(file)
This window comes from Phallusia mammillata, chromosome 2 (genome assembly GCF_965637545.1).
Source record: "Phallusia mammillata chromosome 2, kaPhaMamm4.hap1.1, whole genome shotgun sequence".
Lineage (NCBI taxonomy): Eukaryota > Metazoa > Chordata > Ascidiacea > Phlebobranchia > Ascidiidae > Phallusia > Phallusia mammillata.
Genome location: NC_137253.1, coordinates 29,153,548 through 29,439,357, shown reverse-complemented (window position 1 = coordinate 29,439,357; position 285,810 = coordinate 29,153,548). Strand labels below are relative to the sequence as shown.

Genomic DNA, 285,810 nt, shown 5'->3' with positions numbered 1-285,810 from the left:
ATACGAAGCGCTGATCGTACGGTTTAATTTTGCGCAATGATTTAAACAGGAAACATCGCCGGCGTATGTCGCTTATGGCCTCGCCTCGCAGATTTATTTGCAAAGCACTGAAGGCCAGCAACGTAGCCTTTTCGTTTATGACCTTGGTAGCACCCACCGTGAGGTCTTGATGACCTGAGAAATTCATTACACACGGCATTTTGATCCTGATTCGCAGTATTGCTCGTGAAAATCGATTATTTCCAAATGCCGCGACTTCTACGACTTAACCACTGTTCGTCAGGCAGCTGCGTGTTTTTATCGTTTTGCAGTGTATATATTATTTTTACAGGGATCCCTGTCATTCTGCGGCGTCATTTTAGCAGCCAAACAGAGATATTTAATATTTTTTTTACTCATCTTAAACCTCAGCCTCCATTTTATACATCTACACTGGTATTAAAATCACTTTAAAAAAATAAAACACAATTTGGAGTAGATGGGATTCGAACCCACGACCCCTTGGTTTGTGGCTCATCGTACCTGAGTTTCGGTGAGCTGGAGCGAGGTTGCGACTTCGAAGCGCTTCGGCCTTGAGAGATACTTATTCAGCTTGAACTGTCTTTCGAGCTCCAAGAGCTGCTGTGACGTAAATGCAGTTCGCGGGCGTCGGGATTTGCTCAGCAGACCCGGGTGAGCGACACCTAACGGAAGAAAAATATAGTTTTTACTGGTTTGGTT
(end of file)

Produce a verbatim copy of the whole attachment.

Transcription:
This window comes from Phallusia mammillata, chromosome 2 (genome assembly GCF_965637545.1).
Source record: "Phallusia mammillata chromosome 2, kaPhaMamm4.hap1.1, whole genome shotgun sequence".
Lineage (NCBI taxonomy): Eukaryota > Metazoa > Chordata > Ascidiacea > Phlebobranchia > Ascidiidae > Phallusia > Phallusia mammillata.
Genome location: NC_137253.1, coordinates 29,153,548 through 29,439,357, shown reverse-complemented (window position 1 = coordinate 29,439,357; position 285,810 = coordinate 29,153,548). Strand labels below are relative to the sequence as shown.

Genomic DNA, 285,810 nt, shown 5'->3' with positions numbered 1-285,810 from the left:
ATACGAAGCGCTGATCGTACGGTTTAATTTTGCGCAATGATTTAAACAGGAAACATCGCCGGCGTATGTCGCTTATGGCCTCGCCTCGCAGATTTATTTGCAAAGCACTGAAGGCCAGCAACGTAGCCTTTTCGTTTATGACCTTGGTAGCACCCACCGTGAGGTCTTGATGACCTGAGAAATTCATTACACACGGCATTTTGATCCTGATTCGCAGTATTGCTCGTGAAAATCGATTATTTCCAAATGCCGCGACTTCTACGACTTAACCACTGTTCGTCAGGCAGCTGCGTGTTTTTATCGTTTTGCAGTGTATATATTATTTTTACAGGGATCCCTGTCATTCTGCGGCGTCATTTTAGCAGCCAAACAGAGATATTTAATATTTTTTTTACTCATCTTAAACCTCAGCCTCCATTTTATACATCTACACTGGTATTAAAATCACTTTAAAAAAATAAAACACAATTTGGAGTAGATGGGATTCGAACCCACGACCCCTTGGTTTGTGGCTCATCGTACCTGAGTTTCGGTGAGCTGGAGCGAGGTTGCGACTTCGAAGCGCTTCGGCCTTGAGAGATACTTATTCAGCTTGAACTGTCTTTCGAGCTCCAAGAGCTGCTGTGACGTAAATGCAGTTCGCGGGCGTCGGGATTTGCTCAGCAGACCCGGGTGAGCGACACCTAACGGAAGAAAAATATAGTTTTTACTGGTTTGGTT